Last week I passed the Red Hat certification exam EX407 Red Hat Certificate of Expertise in Ansible Automation. In this blog post, I’d like to share some of my experience with you.
In addition to the Ansible certification, Red Hat offers a certification for Puppet as well, EX405 Red Hat Certificate of Expertise in Configuration Management with Puppet. I was using Puppet in the years 2008/2009. Back then, Puppet was a state of the art configuration management tool that did a great job for us. However, later on Ansible showed up and I quickly realized that the problems that we were solving with Puppet could have been more easily solved with Ansible. In our company, we switched from Puppet to Ansible in 2014 and have never looked back. As I gained much more experience using Ansible, I decided to go for the Ansible certification. For you, perhaps the Puppet certification would be more interesting.
It is the way of testing, that makes the Red Hat certification exams so enjoyable for me. Red Hat certification exams are purely practical. In the exam, you’ll be given a list of requirements and an access to one or more virtual machines. Your goal is to configure the virtual machines based on the requirements.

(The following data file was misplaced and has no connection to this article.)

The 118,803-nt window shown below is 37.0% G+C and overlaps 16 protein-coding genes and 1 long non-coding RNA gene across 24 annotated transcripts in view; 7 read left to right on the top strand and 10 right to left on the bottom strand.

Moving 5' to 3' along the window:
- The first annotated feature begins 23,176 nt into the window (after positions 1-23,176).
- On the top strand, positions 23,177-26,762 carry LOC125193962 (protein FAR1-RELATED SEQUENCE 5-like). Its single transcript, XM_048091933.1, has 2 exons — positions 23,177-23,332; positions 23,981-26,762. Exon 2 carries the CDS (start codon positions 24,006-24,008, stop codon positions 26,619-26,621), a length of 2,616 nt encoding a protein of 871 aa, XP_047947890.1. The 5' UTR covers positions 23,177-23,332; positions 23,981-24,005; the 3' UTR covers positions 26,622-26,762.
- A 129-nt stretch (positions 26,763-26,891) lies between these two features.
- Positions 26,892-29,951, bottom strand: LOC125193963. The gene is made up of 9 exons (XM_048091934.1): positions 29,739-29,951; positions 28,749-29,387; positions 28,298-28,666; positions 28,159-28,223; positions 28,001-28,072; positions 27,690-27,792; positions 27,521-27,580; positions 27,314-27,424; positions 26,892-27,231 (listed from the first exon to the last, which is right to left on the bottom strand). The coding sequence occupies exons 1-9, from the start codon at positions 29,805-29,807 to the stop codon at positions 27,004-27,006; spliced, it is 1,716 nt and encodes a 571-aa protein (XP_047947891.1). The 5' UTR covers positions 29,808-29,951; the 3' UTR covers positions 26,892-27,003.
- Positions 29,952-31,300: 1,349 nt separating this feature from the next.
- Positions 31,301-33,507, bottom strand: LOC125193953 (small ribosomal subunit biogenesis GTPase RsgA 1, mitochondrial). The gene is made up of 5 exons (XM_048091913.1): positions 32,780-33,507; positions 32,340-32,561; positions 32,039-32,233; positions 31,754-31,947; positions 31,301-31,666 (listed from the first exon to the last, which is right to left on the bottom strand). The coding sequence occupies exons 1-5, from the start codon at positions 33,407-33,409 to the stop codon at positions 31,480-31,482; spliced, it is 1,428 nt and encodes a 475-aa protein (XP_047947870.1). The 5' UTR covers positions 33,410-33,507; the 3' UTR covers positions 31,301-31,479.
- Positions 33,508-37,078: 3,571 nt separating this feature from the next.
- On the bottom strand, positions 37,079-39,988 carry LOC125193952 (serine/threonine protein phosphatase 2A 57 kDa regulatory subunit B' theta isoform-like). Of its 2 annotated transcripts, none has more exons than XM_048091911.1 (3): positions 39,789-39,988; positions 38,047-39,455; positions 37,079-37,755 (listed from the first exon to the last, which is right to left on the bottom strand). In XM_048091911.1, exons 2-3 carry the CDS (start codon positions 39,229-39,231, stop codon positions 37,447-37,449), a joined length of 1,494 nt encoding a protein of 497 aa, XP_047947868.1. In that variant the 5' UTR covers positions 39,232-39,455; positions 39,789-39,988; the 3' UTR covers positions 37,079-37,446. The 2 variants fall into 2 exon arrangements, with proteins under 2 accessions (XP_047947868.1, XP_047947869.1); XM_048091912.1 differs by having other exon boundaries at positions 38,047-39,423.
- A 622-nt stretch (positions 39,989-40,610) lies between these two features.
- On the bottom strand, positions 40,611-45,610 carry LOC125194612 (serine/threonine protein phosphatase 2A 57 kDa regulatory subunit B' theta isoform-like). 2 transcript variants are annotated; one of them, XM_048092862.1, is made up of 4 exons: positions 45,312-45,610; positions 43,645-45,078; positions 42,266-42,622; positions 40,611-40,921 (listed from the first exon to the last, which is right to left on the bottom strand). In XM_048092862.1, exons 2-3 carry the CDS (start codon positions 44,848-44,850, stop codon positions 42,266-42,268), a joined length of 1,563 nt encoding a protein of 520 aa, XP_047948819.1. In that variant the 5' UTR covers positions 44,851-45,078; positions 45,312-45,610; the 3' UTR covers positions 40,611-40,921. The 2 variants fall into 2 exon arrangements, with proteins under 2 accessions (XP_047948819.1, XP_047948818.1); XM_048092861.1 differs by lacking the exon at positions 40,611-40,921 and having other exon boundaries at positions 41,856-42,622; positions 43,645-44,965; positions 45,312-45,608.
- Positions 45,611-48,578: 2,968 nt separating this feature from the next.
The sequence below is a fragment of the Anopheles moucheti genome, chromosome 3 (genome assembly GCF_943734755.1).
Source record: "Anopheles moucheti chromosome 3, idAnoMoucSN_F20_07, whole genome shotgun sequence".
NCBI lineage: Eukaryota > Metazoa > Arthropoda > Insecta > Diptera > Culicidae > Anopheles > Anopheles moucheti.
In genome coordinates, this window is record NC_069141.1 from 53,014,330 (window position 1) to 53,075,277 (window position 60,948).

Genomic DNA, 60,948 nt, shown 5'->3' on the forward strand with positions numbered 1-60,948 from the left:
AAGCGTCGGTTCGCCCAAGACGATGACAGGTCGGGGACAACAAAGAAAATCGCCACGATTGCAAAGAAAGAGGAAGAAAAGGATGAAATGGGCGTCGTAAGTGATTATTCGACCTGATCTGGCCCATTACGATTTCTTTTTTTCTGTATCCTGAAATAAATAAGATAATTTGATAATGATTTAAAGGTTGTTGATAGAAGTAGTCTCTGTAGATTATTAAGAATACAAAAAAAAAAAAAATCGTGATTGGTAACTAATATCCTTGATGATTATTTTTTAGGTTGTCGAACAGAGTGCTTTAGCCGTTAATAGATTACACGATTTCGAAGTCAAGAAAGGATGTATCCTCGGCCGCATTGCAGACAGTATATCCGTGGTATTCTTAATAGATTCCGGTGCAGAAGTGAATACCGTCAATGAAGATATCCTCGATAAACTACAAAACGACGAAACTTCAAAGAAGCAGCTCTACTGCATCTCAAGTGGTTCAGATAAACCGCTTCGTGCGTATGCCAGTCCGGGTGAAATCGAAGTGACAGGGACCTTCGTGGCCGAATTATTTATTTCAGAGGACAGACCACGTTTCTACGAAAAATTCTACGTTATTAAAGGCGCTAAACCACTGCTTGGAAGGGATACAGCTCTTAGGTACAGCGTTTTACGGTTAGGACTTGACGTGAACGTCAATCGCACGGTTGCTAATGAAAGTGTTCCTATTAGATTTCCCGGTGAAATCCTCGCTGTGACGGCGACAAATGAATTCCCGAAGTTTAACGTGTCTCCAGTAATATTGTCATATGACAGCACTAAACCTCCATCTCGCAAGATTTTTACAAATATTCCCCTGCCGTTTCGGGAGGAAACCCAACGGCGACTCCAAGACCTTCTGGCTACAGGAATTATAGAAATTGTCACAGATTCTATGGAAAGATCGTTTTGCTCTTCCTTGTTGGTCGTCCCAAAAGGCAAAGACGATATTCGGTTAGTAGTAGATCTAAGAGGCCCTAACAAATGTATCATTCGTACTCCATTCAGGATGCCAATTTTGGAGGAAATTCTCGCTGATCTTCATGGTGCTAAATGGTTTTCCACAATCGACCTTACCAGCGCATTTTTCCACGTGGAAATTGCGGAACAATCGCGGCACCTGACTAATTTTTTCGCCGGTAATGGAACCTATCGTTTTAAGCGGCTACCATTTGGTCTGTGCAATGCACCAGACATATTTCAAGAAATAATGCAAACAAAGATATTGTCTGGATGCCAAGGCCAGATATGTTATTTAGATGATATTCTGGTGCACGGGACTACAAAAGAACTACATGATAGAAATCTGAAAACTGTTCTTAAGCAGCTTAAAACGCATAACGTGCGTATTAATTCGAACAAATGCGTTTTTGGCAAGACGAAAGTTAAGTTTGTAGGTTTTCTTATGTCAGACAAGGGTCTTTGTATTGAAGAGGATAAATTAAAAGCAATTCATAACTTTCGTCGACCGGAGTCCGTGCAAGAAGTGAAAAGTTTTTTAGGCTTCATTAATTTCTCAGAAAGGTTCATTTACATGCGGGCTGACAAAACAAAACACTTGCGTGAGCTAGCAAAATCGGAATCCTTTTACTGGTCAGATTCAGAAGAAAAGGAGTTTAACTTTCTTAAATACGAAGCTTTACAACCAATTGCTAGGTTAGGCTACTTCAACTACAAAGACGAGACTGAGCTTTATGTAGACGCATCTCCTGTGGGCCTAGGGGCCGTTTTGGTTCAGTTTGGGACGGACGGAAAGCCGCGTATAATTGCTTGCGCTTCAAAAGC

The Ansible exam focused on writing Ansible playbooks, working with Ansible inventories including dynamic inventories, running ad-hoc Ansible commands, leveraging Ansible facts, creating Jinja2 templates, error handling, playbook tags, downloading a role from Ansible Galaxy and using Ansible vault to secure passwords.
To prepare for the exam, I used the online course Automation with Ansible I (DO407R) that is included in my Red Hat Learning Subscription.
Overall, I didn’t find the exam too difficult. There were 4 hours of time provided for the exam. I was able to complete all my tasks 1 hour and 20 minutes before the exam end while reaching the maximum score of 300 points.
If you’ve kept reading my blog post until this point, here are three basic exam tips for you:
- Use the
ansible-playbook --limitparameter, to try out your playbook against a single host first before applying it to all your hosts.
- Make sure you can run Ansible modules as ad-hoc commands. They can come handy when you want to undo the effects of running an erroneous playbook.
ansible-doc --listto look up a module that can achieve your goal and
ansible-doc <module>to learn about the module parameters and example usage.
Passing the Ansible exam brought me to the rank of Red Hat Certified Architect Level II. The current list of my Red Hat certifications can be found on the Verify a Red Hat Certified Professional website.
Are you working on your Red Hat certification and would like to share your experience? I would always like to hear from you! Feel free to leave your comments below.